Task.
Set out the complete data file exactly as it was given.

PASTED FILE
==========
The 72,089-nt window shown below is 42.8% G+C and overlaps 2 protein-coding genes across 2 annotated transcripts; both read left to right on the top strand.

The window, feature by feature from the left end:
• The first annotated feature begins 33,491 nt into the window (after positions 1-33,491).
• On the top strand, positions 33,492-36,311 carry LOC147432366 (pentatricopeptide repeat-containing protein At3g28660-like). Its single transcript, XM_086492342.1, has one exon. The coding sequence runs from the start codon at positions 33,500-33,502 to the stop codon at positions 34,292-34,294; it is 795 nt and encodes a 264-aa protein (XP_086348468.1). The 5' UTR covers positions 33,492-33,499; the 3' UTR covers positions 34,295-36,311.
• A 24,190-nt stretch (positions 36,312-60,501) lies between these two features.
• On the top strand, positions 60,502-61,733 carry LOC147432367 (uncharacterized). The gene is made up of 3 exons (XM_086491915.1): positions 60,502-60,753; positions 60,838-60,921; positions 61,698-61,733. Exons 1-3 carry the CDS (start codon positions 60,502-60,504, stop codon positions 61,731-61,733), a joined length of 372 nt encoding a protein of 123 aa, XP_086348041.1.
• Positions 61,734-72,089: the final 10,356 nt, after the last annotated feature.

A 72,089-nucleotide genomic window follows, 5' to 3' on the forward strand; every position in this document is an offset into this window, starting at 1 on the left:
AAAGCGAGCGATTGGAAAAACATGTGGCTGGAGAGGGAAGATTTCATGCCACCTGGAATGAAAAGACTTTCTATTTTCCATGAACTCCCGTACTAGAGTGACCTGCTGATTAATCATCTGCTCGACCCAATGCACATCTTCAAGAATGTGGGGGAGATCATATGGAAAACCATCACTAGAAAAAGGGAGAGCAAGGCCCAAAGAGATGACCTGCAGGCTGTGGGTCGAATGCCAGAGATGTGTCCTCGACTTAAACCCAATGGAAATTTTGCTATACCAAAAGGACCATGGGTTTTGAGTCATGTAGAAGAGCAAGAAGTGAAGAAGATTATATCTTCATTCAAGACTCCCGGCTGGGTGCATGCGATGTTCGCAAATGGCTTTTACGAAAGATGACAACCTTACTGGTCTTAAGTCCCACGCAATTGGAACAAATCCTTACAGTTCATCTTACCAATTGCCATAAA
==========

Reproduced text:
The 72,089-nt window shown below is 42.8% G+C and overlaps 2 protein-coding genes across 2 annotated transcripts; both read left to right on the top strand.

The window, feature by feature from the left end:
• The first annotated feature begins 33,491 nt into the window (after positions 1-33,491).
• On the top strand, positions 33,492-36,311 carry LOC147432366 (pentatricopeptide repeat-containing protein At3g28660-like). Its single transcript, XM_086492342.1, has one exon. The coding sequence runs from the start codon at positions 33,500-33,502 to the stop codon at positions 34,292-34,294; it is 795 nt and encodes a 264-aa protein (XP_086348468.1). The 5' UTR covers positions 33,492-33,499; the 3' UTR covers positions 34,295-36,311.
• A 24,190-nt stretch (positions 36,312-60,501) lies between these two features.
• On the top strand, positions 60,502-61,733 carry LOC147432367 (uncharacterized). The gene is made up of 3 exons (XM_086491915.1): positions 60,502-60,753; positions 60,838-60,921; positions 61,698-61,733. Exons 1-3 carry the CDS (start codon positions 60,502-60,504, stop codon positions 61,731-61,733), a joined length of 372 nt encoding a protein of 123 aa, XP_086348041.1.
• Positions 61,734-72,089: the final 10,356 nt, after the last annotated feature.

A 72,089-nucleotide genomic window follows, 5' to 3' on the forward strand; every position in this document is an offset into this window, starting at 1 on the left:
AAAGCGAGCGATTGGAAAAACATGTGGCTGGAGAGGGAAGATTTCATGCCACCTGGAATGAAAAGACTTTCTATTTTCCATGAACTCCCGTACTAGAGTGACCTGCTGATTAATCATCTGCTCGACCCAATGCACATCTTCAAGAATGTGGGGGAGATCATATGGAAAACCATCACTAGAAAAAGGGAGAGCAAGGCCCAAAGAGATGACCTGCAGGCTGTGGGTCGAATGCCAGAGATGTGTCCTCGACTTAAACCCAATGGAAATTTTGCTATACCAAAAGGACCATGGGTTTTGAGTCATGTAGAAGAGCAAGAAGTGAAGAAGATTATATCTTCATTCAAGACTCCCGGCTGGGTGCATGCGATGTTCGCAAATGGCTTTTACGAAAGATGACAACCTTACTGGTCTTAAGTCCCACGCAATTGGAACAAATCCTTACAGTTCATCTTACCAATTGCCATAAA